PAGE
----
The area of social issues is where Maryland and America blur into similar views and intended consequences. Gonzales Research is the only one among the surveys reviewed that polled voters on the current hot-button issues of same-sex marriage and illegal immigration. Its findings parallel those of most national surveys. To wit: Maryland is statistically evenly divided on the issue of gay marriage, with 49 percent in favor and 47 percent opposed. The highest disapproval rating of same-sex marriage, 60 percent, is among blacks. This attitude is reflected among black members of the General Assembly, where Gov. Martin O’Malley (D) is expected to submit same-sex marriage legislation this week. House Speaker Michael Busch (D-Anne Arundel), who supports the legislation, is taking the unusual step of assigning the bill to two committees to improve its chance of passage in the House where it was withdrawn last year for lack of a few votes after narrowly passing the Senate.
Similarly, Marylanders are evenly divided statistically on the state’s version of the Dream Act, which would permit in-state college tuition for certain children of illegal immigrants. The legislation was signed into law last year and has been petitioned to referendum on the November ballot. Twelve states have laws granting in-state tuition to children of illegal immigrants. Almost contradictory, while the economy tops the list of concerns and is followed by education (12.6 percent), illegal immigration placed dead last on a list of 10 voter concerns at 0.5 percent. The twin issues of gay marriage and the Dream Act illustrate, though, that the Maryland General Assembly, as a collective, along with Gov. Martin O’Malley (D), are more liberal than the constituents they represent.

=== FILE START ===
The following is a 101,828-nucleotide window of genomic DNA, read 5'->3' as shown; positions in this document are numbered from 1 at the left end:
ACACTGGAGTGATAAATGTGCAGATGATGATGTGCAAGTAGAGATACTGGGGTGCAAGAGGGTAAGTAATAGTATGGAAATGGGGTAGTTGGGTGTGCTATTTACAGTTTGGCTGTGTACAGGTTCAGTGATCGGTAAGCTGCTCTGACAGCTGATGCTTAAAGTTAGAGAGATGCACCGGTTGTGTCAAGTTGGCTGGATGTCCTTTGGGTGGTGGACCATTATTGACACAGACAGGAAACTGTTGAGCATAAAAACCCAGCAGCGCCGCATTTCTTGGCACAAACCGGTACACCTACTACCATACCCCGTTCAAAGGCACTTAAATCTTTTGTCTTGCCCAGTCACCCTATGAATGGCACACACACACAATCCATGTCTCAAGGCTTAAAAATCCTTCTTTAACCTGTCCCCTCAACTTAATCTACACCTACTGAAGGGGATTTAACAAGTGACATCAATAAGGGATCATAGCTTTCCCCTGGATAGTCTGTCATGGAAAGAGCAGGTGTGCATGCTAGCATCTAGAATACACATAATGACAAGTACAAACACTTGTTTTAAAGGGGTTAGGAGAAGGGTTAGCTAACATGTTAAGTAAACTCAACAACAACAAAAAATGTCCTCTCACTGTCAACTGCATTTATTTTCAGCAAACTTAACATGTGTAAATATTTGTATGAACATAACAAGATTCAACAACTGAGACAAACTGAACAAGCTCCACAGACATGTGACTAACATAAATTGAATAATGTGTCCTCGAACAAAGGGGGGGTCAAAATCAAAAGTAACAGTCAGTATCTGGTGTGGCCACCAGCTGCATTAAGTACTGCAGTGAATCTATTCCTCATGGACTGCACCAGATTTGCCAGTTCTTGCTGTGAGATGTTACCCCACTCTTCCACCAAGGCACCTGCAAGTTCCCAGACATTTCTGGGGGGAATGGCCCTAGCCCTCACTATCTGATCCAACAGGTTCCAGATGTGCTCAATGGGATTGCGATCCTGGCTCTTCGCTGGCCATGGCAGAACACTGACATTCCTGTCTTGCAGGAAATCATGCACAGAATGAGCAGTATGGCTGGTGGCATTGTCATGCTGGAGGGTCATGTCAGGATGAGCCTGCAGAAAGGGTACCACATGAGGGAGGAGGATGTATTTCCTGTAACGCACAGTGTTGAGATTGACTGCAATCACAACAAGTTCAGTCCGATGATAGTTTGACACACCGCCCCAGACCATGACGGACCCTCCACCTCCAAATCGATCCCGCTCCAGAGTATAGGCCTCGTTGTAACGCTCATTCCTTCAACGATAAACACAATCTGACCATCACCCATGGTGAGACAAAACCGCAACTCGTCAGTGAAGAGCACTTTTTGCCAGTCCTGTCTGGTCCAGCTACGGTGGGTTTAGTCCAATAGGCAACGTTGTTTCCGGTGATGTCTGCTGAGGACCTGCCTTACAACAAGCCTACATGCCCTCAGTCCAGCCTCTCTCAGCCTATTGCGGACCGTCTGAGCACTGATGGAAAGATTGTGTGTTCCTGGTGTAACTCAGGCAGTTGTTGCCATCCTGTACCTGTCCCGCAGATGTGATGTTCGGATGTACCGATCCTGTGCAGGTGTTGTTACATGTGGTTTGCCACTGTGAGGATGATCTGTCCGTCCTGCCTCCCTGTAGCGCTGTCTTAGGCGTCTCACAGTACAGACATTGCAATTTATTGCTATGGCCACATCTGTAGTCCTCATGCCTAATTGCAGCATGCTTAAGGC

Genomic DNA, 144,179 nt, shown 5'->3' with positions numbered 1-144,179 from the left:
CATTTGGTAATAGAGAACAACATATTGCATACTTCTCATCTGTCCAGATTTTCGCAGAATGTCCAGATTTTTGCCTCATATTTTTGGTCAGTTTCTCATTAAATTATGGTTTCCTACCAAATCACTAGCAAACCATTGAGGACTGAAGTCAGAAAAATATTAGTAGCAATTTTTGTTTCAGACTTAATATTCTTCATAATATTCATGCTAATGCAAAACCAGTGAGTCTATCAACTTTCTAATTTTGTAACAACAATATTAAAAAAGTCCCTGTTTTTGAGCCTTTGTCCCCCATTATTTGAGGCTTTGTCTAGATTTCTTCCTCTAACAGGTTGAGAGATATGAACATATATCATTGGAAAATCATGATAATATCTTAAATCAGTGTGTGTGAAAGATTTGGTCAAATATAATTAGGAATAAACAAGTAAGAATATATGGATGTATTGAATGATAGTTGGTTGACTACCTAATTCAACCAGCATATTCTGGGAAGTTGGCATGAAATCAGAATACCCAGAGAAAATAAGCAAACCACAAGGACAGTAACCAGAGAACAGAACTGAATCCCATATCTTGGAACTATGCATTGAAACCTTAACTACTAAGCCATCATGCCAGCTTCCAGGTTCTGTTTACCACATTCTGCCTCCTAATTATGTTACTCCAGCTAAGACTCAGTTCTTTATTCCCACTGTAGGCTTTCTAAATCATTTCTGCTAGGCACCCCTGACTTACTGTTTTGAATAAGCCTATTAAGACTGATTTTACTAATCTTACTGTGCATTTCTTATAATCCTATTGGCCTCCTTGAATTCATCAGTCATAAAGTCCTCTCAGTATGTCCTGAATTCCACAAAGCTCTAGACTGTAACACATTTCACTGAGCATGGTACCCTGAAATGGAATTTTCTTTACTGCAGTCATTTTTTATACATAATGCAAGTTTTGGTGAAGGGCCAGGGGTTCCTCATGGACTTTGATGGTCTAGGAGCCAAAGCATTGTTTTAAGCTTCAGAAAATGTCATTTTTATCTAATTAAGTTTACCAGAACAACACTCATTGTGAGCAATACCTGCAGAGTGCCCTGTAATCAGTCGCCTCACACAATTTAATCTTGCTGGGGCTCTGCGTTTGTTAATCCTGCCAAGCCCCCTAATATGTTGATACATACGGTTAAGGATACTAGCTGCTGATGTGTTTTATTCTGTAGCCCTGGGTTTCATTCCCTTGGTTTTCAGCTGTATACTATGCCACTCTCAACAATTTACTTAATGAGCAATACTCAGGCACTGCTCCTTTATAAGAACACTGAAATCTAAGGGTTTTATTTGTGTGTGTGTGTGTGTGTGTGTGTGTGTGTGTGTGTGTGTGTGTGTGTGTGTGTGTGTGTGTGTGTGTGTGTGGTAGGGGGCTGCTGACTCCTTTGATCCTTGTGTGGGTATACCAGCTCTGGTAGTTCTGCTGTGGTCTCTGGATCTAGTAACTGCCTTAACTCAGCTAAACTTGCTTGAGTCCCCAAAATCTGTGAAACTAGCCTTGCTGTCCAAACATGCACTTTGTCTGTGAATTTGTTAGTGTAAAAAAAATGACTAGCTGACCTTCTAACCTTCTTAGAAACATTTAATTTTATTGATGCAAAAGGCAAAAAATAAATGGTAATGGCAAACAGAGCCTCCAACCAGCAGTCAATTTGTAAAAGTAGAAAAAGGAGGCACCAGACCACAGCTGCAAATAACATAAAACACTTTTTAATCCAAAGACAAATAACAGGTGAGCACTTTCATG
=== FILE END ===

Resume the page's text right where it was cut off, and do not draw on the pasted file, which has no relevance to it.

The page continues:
Commentators and analysts like to cite Maryland as one of the most liberal states in the Nation. But being Democratic does not equate with being liberal. Maryland is Democratic by tradition more than anything else and the majority of the party is clustered in the five subdivisions along I-95—Montgomery, Prince George’s, Howard and Baltimore Counties and Baltimore City. The Nine Eastern Shore counties are Democratic, for example, but as a region it’s among the most conservative in the nation and now represented by a Republican in Congress as it has been for many more years than Democrats. In fact, Montgomery County, which is more of a good government county than the liberal bastion it is purported to be, until only recently had been represented by more Republicans in Congress than Democrats. In the past half century, Montgomery has sent four Republicans to Congress and only two Democrats.